A year later, I was offered a voluntary severance package, which I accepted with almost indecent haste. My daughter was about to transfer to high school, and this gave me the opportunity to take a year out (as I thought) to get her settled in. My partner carried on working full time, and by living carefully, I made the severance money (about a year's salary) last a year and a half. At that point, we applied for DLA. Although she would probably have been entitled to it for some years, we both felt that we had been earning reasonable salaries and that we could absorb the 'additional costs of disability' that DLA covered. (We were earning substantially less than David Cameron, who did claim DLA for his son, but let's not go there).

We battled on. My daughter's behaviour continued to challenge and became more erratic as she entered the hormonally-challenging teenage years, resulting in more exclusions and eventually a spectacular crash out of mainstream schooling and a hellish (for both of us) 6 month spell at home while the local authority tried to find a place at the over-subscribed special school. My 'year out' didn't look like coming to an end any time soon, as although she eventually did get back into school (it took Sir Gerald Kaufman's intervention to get it resolved), I still needed to be on hand during the day. And then my partner fell foul of the local authority job cuts imposed on council's by Coalition austerity. He had to make a decision - take voluntary severance or hang in there and hope that the next round of cuts wouldn't include compulsory redundancy. We had a talk - I had been a full time carer for nearly five years, and the effects on my wellbeing and mental health weren't good. We decided to take a risk - he would take the severance package and I would look for work. 

Things were a bit ropey for a while (especially with the continued Coalition assault on social security benefits), but eventually I found a part time (well, 30 hpw, so almost full time) job. The salary wasn't great - about half what I'd been on before, but it was a route back into the workplace after a 5 year absence in my 40s - never a good time to lose skills and a track record!

By now, our household income was about a quarter what it had been in 2007, and we were held together by goodwill and tax credits. My partner now became our daughter's full time carer as she moved on from school to college. things should have been improving, but this was a troubled time for her (in part down to the college's actions) and it became clear that it would not be possible for him to find part time work to augment the massive £60 a week Carers Allowance he got for being permanently 'on call' for the next crisis (and there always is a next crisis).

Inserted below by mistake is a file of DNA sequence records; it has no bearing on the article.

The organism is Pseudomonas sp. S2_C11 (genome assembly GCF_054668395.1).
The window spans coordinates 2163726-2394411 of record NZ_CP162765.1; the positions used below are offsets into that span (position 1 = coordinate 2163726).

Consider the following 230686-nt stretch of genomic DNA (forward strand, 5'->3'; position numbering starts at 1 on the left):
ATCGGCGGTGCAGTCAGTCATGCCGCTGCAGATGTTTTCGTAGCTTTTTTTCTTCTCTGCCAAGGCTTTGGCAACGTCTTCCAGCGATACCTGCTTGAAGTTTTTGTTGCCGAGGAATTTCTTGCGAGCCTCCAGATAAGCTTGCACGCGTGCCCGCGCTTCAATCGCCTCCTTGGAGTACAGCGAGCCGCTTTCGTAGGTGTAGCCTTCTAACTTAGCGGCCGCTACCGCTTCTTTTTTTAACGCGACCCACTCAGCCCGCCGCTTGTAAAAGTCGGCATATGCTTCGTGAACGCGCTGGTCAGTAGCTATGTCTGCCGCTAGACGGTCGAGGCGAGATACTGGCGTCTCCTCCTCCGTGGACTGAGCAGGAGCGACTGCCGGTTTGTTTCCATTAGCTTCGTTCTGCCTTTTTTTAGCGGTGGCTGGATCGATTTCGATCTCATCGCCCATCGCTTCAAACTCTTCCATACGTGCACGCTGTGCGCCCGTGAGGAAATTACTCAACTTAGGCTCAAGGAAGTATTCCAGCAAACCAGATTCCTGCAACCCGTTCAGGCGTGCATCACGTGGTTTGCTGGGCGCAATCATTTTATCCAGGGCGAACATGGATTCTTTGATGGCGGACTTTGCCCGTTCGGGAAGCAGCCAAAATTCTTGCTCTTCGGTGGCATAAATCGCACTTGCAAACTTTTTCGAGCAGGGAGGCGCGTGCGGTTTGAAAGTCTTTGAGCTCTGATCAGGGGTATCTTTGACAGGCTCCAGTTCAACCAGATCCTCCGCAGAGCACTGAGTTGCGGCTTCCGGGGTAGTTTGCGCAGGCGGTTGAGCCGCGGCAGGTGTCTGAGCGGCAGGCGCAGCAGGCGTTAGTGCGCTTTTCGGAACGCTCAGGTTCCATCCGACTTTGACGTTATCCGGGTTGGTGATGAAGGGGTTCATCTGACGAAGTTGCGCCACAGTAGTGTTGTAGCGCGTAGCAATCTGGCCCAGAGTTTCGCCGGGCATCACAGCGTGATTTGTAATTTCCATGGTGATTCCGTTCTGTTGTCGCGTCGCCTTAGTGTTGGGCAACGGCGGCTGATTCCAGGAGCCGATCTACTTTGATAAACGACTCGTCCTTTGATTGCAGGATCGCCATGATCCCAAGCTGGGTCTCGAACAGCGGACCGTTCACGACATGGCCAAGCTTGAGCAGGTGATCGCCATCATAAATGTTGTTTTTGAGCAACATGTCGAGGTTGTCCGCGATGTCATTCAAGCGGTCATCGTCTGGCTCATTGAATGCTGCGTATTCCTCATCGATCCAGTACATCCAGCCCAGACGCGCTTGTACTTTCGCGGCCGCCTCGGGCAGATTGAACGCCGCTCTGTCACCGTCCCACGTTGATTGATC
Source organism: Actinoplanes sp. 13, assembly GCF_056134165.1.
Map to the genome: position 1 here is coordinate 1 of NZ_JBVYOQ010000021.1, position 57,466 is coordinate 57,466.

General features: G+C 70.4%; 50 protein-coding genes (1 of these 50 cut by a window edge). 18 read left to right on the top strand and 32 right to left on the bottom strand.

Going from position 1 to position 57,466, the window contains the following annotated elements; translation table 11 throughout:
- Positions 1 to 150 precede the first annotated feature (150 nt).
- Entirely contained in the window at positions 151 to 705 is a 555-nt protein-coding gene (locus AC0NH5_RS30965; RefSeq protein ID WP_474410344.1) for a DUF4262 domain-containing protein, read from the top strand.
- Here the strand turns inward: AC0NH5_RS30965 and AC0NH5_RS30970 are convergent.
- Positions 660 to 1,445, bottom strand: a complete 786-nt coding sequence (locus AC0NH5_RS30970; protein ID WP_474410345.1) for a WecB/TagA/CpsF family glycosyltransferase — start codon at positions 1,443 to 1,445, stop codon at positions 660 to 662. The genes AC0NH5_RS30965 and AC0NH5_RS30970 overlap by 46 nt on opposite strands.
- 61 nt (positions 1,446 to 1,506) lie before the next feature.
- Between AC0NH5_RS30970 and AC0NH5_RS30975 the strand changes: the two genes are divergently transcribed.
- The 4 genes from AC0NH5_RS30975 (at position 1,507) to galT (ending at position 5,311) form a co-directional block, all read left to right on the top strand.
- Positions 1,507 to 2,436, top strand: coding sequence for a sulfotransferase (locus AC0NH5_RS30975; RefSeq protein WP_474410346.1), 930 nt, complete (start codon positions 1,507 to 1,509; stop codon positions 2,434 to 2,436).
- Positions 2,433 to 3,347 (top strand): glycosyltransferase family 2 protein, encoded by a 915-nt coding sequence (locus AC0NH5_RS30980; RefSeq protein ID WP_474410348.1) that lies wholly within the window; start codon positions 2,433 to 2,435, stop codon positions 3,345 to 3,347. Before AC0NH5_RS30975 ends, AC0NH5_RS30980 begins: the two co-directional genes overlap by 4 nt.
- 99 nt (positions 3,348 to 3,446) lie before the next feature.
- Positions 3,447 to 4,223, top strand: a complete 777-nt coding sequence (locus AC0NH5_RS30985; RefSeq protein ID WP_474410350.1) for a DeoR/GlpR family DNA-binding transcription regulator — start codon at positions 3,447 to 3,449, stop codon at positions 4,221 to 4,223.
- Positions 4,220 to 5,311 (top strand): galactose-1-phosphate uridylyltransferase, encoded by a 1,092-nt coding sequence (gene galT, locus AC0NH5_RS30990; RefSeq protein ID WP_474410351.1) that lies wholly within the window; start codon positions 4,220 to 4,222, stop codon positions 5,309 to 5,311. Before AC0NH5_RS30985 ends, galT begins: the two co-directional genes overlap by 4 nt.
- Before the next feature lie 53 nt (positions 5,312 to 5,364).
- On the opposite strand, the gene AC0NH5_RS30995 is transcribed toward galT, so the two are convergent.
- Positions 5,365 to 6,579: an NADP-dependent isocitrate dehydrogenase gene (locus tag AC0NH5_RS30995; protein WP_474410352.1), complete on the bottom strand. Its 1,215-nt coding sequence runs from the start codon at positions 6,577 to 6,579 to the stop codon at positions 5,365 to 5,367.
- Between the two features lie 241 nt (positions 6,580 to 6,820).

And then my parents became ill. My mother was 90, with the multiple ailments of old age and the beginnings of dementia, and my 86 year old father (not in the best physical health himself) was her carer. I had encouraged them to apply for Attendance Allowance and we were all (pleasantly) surprised when they were both awarded higher rate; indicating how much we just absorb caring into our daily lives without appreciating quite how bad things might be getting. In February of 2016, my father was given a terminal cancer diagnosis, with a suggestion from his GP that he should probably put his affairs in order.

And so our lives shifted again. Our daughter was still struggling with college, but I had to leave my partner to deal with that (and our other child doing GCSEs) while I went to work and then did a 500 mile round trip every fortnight to my parents' house. Trips to the hospital, a weekend where my sister and I turned their dining room into a downstairs bedroom, setting up care plans, talking to the hospice staff, making sure their bills got paid and, as dad got weaker, discussing mum's inevitable need for residential care (something neither of them wanted). I called them nightly from home during the week and the calls become less and less coherent as dad's morphine levels rose. Luckily, we had excellent care workers coming in four times a day for each of them, but towards the end I was getting panicky phone calls as their grip on time deserted them. My sister lived closer, so was able to call in on them, but her ongoing health condition meant that she was physically and mentally exhausted and was limited in what support she could offer without making herself worse. And even though I worked in the field of adult social care, it was still really hard work navigating the many and various departments and people involved in their care, from the excellent carers to the unhelpful social worker; hospital OTs, community OTs, hospice staff, district nurses, pharmacists, the GP, the local authority ASC department. It was a full time job, but at least I had the income from my day job, all £16,000 a year of it, to hold the family together back home.